stories-derek-ridgers-punk-siouxsie-and-the-banshees
Siouxsie Sioux photo from Derek Ridgers’ Punk London 1977

Aged 12, in 1976, I was a bit too young to pogo. I also lived in Blackpool. Hardly the epicentre of cool but we did have our own punk band: The Membranes (lead singer John Robb was a local hero). By the time I was 15, I was sneaking into the local fleapit to see the Sex Pistols’ Great Rock & Roll Swindle with a friend of mine (and trying desperately not to be intimidated by an older teenage boy/punk behind, who kept pulling my hair). This was the same friend who had Tippexed her finger nails and written SID RIP on them, in Biro, the year before. We may not have had a strong punk scene but we did have DIY nail art. So. There are a few events and exhibitions going on to celebrate the 40th anniversary of punk – and just like the first time round, I’ve missed out on most of them. Late to the punk party, all over again. Though I do think when you’ve grown up listening to The Clash, Siouxsie and the Pistols that rebellious streak lives on.

Anarchy in the UK. Here’s what’s still on:

Punk 1976-78 exhibition at the British Library until the 2nd October – this is free and worth going to and the pop-up shop, done out like an old record store, is fantastic.

There’s still time to catch the punk season at the BFI (throughout August).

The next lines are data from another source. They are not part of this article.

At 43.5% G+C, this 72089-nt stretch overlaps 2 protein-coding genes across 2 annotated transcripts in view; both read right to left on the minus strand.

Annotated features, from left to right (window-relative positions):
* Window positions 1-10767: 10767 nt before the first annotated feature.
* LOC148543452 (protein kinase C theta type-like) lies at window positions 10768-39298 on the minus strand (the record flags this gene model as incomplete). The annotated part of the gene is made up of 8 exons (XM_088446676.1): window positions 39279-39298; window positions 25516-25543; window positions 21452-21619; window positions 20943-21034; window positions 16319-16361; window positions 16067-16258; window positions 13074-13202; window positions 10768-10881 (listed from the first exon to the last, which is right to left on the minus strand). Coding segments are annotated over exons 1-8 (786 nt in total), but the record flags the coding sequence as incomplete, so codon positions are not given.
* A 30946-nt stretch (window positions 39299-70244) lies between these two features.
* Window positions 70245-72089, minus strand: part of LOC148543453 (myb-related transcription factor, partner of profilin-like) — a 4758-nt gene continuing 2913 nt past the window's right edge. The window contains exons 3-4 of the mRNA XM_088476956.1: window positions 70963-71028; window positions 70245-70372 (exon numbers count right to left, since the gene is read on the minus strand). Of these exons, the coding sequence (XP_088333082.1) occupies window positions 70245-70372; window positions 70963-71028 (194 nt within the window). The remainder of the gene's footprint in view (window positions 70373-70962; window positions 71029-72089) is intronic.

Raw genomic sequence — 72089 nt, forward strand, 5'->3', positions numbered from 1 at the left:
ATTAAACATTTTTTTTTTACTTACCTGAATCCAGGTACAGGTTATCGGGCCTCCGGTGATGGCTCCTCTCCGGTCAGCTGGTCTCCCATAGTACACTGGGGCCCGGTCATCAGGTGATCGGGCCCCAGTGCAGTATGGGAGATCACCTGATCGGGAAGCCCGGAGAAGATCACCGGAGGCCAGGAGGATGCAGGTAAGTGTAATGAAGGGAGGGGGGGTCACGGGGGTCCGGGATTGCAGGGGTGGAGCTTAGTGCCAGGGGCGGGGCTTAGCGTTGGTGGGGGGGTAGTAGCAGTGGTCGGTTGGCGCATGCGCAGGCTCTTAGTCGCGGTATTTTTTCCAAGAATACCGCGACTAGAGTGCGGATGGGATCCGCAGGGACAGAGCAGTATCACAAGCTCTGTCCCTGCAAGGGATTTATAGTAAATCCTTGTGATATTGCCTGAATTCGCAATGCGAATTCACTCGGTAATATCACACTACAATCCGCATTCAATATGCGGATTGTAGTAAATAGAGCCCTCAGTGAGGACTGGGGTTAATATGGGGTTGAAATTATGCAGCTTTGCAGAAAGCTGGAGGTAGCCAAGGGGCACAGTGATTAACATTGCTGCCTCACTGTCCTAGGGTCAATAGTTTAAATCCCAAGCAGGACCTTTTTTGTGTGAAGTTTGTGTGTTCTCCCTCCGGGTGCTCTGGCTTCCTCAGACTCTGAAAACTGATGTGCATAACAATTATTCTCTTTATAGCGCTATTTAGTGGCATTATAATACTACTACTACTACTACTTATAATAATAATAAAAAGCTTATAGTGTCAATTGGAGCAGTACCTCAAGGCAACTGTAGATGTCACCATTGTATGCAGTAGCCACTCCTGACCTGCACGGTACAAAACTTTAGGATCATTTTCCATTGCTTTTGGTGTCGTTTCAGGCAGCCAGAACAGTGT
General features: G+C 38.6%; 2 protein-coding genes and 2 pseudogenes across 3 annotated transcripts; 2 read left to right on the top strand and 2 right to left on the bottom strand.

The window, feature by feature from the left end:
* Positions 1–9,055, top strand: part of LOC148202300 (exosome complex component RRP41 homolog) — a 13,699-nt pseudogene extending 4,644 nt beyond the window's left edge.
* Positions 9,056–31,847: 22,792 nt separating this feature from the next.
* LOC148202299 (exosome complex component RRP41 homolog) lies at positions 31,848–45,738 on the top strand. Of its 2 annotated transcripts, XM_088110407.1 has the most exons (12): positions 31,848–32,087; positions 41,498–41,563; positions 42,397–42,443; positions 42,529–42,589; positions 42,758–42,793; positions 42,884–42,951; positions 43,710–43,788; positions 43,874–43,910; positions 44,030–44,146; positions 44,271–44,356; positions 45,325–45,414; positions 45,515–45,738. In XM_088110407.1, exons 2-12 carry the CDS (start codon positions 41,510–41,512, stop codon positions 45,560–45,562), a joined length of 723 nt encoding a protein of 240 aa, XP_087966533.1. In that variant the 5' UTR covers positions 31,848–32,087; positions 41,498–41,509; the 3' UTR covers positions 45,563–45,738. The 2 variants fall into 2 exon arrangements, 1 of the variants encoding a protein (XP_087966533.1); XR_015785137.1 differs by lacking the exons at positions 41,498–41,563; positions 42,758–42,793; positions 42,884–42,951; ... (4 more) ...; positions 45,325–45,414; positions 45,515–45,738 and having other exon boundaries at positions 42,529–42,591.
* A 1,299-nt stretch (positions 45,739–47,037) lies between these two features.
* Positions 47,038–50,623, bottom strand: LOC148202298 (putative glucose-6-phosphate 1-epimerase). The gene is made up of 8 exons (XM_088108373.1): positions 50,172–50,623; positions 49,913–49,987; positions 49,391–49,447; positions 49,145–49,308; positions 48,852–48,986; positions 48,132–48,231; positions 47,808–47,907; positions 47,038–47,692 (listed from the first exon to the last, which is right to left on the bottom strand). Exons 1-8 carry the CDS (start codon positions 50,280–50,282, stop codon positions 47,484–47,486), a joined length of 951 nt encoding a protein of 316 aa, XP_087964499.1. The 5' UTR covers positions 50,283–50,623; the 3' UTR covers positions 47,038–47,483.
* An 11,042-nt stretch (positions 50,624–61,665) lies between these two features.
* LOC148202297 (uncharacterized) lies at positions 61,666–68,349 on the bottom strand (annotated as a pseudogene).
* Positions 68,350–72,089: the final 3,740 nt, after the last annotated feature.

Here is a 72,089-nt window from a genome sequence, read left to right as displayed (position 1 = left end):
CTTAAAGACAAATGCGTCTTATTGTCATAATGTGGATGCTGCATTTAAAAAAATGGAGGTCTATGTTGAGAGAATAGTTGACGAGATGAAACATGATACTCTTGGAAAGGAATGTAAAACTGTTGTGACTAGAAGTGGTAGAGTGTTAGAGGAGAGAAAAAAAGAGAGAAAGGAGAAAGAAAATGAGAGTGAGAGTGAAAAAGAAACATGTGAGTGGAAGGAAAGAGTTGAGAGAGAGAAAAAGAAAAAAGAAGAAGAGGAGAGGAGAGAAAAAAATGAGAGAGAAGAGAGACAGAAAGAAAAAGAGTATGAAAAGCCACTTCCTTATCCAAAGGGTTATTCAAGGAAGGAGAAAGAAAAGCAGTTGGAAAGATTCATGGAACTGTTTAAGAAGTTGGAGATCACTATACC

The Buzzcocks and The Damned will be playing gigs in various locations until November (details HERE).

Punk at 40, film season at Home, Manchester (details HERE).

Details of other events at Punk.London.

 

punk_london_1977_-_derek_ridgers
Photo via Paul Smith

Or maybe stay at home and read all about it. I was looking at Derek Ridgers Punk London 1977 photography book yesterday (available HERE; more about it HERE), and there’s a new Phaidon book on graphics and the visual aspect of punk: Oh So Pretty: Punk by Toby Mott and Rick Poynor (available HERE). Though the best book on punk, ever, is England’s Dreaming by Jon Savage (available HERE).

Punk’s Not Dead:

 

17 thoughts on “That is MY age: It’s the 40th anniversary of punk

  1. Hope you will report on the “The Vulgar: Fashion Redefined” opening at the Barbican this fall. Apropos of punk, have you see the article (in the same issue of the NY Style Magazine) about The Incroyables, 18th century France’s version of punks?

  2. “PUNK” started down the lower east side @ CBGB’s in 1974. The Future members of The Sex Pistols ( as well as Siouxsie & The Clash ) saw the Ramones in London in ’75 and thought they were a gang from the Bronx ( my hometown).

    1. True, it was Malcolm McLaren who saw the Ramones/Richard Hell/the New York Dolls and came back to London with the idea of forming a band…

  3. Wish I could check out these shows! Spent a year at university in Edinburgh (78-79) and early in the term, the Ramones played at Bristo Square. I was definitely not in Kansas any more…. though having come from San Francisco, never WAS in Kansas. What a year and time to be there….

  4. First gig I ever went to in Edinburgh ( age 14) in 1979 was to see Siouxsie and the banshees with U2 as support. Or was it the other way round ? My younger son recently nicked all my Siouxsie vinyls as well as the The Cure, Dead Kennedys etc and removed them to his cesspit aka bedroom. I naturally accused him of cultural appropriation. I was too young to be a real punk, but I did enjoy the deliberately silent restrained response from my very straight mum and dad when aged 17 I got myself a Mohawk. I still listen to the Banshees. The last age of original music.